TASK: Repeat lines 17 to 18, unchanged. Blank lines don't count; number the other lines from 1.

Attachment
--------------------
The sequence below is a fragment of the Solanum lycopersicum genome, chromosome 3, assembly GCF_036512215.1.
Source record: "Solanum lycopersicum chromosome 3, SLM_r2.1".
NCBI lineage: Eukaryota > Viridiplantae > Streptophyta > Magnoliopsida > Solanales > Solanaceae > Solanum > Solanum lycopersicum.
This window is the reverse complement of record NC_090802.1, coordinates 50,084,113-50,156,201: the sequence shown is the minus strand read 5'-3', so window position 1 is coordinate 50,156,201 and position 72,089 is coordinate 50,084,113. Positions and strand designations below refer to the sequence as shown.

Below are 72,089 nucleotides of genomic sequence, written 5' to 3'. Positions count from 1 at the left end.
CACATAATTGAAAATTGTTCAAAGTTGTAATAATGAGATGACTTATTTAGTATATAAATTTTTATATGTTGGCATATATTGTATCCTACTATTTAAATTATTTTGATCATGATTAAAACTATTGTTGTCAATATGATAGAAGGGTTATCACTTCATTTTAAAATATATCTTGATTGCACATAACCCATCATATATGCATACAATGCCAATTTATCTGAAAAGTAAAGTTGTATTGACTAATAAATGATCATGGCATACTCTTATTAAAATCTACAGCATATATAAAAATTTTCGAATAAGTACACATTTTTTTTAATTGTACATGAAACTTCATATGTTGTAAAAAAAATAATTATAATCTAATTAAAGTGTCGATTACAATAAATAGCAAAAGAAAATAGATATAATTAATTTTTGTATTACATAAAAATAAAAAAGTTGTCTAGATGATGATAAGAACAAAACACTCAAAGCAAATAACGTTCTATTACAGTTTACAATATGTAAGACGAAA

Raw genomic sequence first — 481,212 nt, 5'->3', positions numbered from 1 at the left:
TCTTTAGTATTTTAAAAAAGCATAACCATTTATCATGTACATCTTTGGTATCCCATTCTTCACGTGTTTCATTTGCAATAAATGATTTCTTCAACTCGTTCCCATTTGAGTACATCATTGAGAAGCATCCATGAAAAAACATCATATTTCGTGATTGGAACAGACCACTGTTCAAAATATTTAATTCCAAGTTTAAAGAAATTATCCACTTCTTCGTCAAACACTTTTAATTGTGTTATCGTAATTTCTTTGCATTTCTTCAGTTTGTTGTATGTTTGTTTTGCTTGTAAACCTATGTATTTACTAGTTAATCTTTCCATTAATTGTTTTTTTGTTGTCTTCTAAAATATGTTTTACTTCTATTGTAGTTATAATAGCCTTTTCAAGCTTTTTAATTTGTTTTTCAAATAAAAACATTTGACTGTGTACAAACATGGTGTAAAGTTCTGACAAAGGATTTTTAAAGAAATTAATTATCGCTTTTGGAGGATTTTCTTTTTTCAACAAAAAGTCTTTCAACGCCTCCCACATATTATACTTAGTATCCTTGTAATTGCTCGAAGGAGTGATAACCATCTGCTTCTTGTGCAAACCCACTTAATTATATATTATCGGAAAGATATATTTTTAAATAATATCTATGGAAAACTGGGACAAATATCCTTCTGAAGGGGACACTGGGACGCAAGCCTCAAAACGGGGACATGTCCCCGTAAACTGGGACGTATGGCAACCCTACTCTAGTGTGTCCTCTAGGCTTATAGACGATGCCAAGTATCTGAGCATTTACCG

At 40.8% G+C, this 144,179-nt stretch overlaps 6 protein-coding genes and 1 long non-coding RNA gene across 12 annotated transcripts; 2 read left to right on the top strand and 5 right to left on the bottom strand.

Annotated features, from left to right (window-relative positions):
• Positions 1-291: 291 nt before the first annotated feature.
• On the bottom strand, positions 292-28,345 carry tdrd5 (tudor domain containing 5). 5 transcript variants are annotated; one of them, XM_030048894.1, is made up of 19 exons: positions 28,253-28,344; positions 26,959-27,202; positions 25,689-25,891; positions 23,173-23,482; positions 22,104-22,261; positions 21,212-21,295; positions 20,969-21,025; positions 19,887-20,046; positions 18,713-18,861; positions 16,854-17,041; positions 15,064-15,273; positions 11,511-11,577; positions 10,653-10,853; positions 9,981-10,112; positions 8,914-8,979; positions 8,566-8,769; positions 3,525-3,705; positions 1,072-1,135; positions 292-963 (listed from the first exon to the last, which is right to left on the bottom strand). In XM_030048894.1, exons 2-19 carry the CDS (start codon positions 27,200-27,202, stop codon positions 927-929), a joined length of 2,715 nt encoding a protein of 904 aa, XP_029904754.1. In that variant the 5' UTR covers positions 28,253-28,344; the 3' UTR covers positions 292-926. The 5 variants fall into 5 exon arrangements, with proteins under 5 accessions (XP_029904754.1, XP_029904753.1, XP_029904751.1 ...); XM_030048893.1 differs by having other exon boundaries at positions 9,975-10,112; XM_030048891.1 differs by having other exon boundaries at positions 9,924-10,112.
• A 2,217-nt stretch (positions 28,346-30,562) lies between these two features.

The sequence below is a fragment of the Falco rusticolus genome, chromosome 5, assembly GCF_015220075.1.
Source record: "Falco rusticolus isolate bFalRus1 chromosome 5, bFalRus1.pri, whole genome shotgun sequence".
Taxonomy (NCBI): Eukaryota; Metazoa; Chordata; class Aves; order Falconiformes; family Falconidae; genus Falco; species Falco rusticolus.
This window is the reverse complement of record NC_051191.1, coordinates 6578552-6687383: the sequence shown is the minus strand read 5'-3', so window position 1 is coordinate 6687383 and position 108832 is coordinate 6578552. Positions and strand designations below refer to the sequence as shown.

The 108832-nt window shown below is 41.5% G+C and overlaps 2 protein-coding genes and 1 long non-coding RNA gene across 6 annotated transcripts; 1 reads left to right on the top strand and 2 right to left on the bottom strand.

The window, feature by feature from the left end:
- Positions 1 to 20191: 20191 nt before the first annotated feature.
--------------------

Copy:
This window is the reverse complement of record NC_051191.1, coordinates 6578552-6687383: the sequence shown is the minus strand read 5'-3', so window position 1 is coordinate 6687383 and position 108832 is coordinate 6578552. Positions and strand designations below refer to the sequence as shown.

The 108832-nt window shown below is 41.5% G+C and overlaps 2 protein-coding genes and 1 long non-coding RNA gene across 6 annotated transcripts; 1 reads left to right on the top strand and 2 right to left on the bottom strand.